If you haven’t read the introduction, go back and read it now. That introductory post also included links to all the posts in this series on how we can rate the quality of the US health care system. Each the pieces discussed another way to look at quality, and how the US compares to comparable countries in that domain.
I expected more arguments for this series than for the cost one did. After all, few dispute that we’re spending a lot of money on health care, but plenty of people think we’re loaded with quality. Quality is important, though, perhaps more important than cost. We can agree to spend a lot of money on health care, but you would hope that we’re getting our money’s worth.
And there’s the rub. If we’re going to spend way more than any other country on health care, then we should absolutely, positively have the best health care system in the world. We don’t. I don’t know how you could have read this series and still believe that we do:
With the exception of available technology, we do not rate well against comparable countries. And that’s the take home message. We can argue about which metric is best to describe the quality of a health care system, but it almost doesn’t matter what you pick. Don’t like population statistics? Fine. Choose another. But unless you think the only important thing is how many MRI machines are available, we’re still going to look bad. Not only does the system not perform up to snuff, but pretty much every stakeholder I discussed agreed that it’s not good.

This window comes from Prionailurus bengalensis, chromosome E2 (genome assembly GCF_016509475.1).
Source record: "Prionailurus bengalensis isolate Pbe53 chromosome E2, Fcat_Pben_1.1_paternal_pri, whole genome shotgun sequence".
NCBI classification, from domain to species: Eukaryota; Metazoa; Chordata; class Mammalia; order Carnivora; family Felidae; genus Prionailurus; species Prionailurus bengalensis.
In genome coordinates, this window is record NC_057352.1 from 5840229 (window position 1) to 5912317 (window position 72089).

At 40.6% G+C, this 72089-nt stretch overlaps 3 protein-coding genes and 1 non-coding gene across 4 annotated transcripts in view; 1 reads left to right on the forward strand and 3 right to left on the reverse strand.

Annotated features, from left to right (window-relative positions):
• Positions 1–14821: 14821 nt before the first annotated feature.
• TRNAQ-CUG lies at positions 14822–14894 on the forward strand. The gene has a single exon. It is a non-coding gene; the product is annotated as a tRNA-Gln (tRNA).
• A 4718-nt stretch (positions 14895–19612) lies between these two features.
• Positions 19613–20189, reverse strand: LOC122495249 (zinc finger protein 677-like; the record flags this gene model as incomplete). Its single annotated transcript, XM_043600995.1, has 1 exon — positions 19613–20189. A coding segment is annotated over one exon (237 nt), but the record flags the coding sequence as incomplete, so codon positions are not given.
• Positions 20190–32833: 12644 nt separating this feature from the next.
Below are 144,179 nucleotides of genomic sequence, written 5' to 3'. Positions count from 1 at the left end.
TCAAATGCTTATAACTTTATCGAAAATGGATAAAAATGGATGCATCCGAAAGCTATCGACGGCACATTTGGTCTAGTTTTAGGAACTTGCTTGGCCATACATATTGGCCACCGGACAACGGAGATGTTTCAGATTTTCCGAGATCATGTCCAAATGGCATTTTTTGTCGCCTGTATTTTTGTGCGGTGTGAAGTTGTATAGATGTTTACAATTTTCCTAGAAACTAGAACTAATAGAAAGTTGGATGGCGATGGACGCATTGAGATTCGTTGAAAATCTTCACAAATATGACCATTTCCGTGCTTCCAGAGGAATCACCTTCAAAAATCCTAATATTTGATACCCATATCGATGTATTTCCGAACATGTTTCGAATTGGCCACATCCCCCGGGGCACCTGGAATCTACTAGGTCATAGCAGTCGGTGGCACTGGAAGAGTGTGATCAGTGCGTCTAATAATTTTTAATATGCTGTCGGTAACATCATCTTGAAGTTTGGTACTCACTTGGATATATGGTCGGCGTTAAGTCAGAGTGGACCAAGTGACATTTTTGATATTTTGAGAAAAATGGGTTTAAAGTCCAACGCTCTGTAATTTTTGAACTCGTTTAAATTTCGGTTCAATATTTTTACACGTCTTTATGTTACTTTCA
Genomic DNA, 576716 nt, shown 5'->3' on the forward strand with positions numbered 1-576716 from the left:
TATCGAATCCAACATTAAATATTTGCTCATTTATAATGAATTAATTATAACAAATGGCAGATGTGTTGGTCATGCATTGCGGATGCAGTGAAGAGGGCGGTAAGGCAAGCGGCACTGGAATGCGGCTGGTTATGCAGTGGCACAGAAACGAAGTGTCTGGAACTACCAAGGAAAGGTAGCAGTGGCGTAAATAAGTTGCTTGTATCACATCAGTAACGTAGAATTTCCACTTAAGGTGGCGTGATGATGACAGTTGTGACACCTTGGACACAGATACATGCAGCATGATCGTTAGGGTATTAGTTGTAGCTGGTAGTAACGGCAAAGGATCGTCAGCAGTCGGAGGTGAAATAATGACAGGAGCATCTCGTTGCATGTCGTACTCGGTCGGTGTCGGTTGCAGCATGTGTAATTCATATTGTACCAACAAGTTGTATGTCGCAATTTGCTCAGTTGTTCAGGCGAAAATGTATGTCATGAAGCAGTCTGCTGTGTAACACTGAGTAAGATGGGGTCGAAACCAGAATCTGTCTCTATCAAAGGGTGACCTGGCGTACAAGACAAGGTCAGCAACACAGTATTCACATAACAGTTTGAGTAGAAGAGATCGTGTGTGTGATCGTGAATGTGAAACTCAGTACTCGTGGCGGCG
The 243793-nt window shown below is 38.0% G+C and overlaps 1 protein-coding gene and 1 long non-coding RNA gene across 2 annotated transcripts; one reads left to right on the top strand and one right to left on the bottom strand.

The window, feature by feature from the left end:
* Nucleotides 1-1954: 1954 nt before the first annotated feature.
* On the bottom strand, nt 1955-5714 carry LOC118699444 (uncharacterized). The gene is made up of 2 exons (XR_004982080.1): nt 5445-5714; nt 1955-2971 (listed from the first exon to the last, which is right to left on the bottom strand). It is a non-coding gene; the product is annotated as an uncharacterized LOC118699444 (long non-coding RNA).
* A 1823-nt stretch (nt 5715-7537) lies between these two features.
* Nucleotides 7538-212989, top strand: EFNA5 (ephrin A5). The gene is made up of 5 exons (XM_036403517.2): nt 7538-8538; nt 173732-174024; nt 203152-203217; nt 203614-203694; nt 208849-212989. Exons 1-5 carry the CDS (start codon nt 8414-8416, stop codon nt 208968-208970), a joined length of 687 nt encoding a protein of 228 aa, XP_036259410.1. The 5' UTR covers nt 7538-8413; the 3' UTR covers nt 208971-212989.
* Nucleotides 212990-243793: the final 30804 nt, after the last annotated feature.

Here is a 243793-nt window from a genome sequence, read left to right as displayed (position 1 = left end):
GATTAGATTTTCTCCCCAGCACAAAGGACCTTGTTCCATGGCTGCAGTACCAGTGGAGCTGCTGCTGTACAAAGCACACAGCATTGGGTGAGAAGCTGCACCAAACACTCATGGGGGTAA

But even if you still want to quibble, you have to remember that we have a hugely expensive system. Moreover, lots of people may have trouble accessing it. So if we’re going to spend a ton and not provide universal coverage than it should be impossible to argue that we’re not the best. The fact that we can even debate that point (let alone lose the debate) should be enough to convince you that we’re getting too little bang for the buck.
Unfortunately it’s easier to correct access than quality. The PPACA focuses mostly on access, after all. It’s also relatively (and I mean relatively) easy to cut costs. But quality? Hoo boy. Getting all the moving parts to do a better job is not going to be easy.
Some will make the argument that just improving access with improve quality. I think there’s a reasonable chance that’s true. But it’s not going to get us all the way there. And until a significant portion of the United States is willing to stop plugging their ears and trumpeting as loudly as they can that “we have the best health care system in the world!” I fear that things won’t get much better.